Australian shipments of iron ore to China from Port Hedland, which handles about a fifth of the world’s seaborne trade, fell 8.5 percent in November from a near-record high in October, port data showed.

The drop to 29.0 million tonnes in November, from 31.71 million the month before, according to Pilbara Ports Authority, came as prices for the steel-making mineral continued to slide.

November had one less day than October, so daily shipments of iron ore totalled 968,000 tonnes compared to 1.02 million.

Shipments to China remained strong for the year being 30 percent higher than in November 2013.

Total iron ore shipments to all destinations amounted to 34.43 million tonnes in November, down from 37.47 million the month before.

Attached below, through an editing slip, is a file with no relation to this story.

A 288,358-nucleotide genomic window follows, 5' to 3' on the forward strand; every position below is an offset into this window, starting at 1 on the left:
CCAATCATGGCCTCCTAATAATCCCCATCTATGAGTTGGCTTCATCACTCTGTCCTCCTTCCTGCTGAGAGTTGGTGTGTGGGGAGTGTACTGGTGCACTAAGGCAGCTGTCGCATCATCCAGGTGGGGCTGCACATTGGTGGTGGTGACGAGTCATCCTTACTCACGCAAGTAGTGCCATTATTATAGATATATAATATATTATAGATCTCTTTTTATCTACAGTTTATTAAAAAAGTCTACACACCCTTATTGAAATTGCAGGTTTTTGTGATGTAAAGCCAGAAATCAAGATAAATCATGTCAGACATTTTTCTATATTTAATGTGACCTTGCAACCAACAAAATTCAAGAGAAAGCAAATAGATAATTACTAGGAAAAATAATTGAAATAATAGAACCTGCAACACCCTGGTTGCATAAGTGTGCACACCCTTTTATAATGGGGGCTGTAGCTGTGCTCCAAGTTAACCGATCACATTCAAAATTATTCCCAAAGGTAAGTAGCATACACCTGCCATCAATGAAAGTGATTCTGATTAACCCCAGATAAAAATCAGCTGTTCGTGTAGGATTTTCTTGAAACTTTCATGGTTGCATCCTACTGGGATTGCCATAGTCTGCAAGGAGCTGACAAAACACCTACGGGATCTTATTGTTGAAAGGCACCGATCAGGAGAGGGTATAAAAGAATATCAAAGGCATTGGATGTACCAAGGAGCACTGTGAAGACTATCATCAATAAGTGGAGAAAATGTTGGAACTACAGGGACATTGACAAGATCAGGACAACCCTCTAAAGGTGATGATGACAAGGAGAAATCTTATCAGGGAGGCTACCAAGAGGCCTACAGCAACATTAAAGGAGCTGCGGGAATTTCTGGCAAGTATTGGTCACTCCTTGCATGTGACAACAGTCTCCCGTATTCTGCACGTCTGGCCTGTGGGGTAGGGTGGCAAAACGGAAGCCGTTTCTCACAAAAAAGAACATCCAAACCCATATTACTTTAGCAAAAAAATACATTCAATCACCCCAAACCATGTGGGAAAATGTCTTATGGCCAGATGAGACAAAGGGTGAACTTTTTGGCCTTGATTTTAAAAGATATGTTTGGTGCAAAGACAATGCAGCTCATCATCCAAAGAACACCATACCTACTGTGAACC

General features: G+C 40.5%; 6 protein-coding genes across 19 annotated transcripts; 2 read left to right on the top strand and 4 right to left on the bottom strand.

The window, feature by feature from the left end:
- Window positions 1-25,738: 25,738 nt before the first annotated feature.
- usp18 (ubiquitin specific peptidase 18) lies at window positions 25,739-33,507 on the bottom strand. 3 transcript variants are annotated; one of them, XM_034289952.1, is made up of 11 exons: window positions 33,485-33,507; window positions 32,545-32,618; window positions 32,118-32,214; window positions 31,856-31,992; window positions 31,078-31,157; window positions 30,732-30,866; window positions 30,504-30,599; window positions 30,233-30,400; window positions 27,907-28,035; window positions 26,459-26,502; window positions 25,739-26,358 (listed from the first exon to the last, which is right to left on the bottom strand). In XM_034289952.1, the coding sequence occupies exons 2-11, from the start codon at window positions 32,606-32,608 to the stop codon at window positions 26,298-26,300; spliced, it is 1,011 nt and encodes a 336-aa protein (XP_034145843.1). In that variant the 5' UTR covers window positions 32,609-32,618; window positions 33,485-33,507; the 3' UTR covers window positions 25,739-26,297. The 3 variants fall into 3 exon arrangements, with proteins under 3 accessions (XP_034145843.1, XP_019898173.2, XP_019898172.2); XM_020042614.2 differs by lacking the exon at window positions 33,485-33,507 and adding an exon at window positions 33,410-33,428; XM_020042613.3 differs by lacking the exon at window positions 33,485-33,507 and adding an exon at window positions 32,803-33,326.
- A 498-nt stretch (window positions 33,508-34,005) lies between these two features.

On July 1, the Port Hedland Port Authority amalgamated with the port of Dampier, creating what it says will be the largest bulk export tonnage port in the world based in the Australian Pilbara iron belt.

BHP Billiton and Fortescue Metals Group ship from Port Hedland, while Dampier port is one of two in the Pilbara iron ore belt used by Rio Tinto. The other is Cape Lambert.

A supply glut stoked by the Australian miners and Brazil’s Vale has boosted output at a time when the Chinese economy is slowing, slashing iron ore prices by almost half this year.